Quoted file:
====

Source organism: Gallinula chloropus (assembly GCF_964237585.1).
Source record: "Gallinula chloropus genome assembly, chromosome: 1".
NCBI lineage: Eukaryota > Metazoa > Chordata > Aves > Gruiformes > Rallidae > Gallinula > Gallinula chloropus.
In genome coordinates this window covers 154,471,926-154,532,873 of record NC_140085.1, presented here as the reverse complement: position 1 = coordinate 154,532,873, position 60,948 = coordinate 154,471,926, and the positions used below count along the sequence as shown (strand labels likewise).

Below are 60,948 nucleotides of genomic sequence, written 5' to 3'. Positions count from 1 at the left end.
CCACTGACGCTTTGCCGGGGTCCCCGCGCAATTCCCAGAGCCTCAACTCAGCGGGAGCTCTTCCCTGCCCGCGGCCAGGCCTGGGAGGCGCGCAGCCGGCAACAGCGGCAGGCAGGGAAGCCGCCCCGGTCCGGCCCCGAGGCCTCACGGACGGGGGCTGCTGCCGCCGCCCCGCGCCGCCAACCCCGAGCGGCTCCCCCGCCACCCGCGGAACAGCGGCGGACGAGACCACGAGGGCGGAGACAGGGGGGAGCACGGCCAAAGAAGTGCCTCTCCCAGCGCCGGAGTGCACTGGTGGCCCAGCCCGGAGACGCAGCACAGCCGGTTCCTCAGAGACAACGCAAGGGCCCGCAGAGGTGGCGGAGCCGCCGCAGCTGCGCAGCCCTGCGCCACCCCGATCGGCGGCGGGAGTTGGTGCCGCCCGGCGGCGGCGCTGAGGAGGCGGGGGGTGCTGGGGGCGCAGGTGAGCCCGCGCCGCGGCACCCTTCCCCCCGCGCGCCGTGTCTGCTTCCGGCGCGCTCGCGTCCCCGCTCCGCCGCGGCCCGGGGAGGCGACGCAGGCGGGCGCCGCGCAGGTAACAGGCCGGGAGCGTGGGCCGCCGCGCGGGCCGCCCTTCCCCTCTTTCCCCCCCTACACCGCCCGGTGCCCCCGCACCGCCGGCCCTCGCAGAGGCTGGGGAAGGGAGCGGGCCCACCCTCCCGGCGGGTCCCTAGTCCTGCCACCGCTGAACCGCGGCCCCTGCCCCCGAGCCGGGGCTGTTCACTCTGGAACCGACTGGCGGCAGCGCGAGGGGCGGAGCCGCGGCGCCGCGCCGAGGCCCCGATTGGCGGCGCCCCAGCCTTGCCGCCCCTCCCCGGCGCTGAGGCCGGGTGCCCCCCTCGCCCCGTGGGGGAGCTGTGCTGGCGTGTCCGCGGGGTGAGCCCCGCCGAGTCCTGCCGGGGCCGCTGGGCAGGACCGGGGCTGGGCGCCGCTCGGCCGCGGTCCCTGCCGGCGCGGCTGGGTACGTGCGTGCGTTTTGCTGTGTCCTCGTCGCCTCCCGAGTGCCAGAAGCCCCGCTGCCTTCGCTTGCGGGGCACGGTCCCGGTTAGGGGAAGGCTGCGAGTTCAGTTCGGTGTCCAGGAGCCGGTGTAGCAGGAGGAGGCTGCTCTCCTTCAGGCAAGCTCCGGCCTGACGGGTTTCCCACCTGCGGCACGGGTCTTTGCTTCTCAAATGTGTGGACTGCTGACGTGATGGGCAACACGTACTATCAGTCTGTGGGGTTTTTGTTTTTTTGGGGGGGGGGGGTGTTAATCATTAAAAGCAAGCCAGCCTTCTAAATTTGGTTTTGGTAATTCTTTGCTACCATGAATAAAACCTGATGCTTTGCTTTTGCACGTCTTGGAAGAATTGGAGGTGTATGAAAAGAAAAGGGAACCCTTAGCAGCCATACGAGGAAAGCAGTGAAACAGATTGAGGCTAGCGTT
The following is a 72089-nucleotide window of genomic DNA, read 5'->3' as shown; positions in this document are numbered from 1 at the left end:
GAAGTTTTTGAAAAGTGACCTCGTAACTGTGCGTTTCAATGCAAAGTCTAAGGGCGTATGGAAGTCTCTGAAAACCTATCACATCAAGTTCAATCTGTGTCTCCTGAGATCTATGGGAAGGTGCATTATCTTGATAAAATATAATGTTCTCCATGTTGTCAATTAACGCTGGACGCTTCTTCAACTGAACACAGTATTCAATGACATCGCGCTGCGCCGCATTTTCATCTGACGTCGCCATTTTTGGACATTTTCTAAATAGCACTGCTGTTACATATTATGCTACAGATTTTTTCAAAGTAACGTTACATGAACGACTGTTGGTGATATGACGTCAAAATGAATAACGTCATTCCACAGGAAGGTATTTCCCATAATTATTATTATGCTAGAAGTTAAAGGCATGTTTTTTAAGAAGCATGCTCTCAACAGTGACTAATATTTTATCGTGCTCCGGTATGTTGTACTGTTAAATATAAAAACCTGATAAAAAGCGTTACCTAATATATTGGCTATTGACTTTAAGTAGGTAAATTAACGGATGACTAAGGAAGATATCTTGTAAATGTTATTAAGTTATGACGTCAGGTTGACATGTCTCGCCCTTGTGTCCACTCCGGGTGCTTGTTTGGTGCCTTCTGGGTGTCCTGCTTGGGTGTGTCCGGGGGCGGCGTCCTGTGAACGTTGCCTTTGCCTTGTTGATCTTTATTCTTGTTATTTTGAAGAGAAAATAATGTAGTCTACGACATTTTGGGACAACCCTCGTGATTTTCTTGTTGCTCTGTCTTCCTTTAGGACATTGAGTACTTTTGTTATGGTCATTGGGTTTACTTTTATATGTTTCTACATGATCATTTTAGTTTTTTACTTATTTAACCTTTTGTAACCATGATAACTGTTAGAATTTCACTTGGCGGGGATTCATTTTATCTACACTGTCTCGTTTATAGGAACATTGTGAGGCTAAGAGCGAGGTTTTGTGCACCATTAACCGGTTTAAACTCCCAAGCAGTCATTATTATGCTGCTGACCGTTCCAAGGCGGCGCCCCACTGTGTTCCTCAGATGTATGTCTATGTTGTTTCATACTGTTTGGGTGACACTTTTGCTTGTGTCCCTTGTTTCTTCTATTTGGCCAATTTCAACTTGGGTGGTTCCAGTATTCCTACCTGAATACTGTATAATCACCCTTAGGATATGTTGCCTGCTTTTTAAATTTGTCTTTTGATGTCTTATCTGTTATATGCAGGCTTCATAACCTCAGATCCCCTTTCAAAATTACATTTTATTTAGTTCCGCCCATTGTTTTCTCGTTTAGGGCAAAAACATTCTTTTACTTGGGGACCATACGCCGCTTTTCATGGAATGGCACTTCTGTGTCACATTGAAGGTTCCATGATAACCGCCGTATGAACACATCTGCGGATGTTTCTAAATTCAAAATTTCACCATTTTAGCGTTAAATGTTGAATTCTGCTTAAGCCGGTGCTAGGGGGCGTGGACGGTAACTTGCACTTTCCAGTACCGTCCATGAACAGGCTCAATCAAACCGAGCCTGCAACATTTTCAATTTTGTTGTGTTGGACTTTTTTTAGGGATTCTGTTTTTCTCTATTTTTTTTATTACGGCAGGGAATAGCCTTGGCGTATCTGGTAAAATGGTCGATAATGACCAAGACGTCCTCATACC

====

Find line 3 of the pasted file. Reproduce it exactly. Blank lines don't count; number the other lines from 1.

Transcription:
NCBI lineage: Eukaryota > Metazoa > Chordata > Aves > Gruiformes > Rallidae > Gallinula > Gallinula chloropus.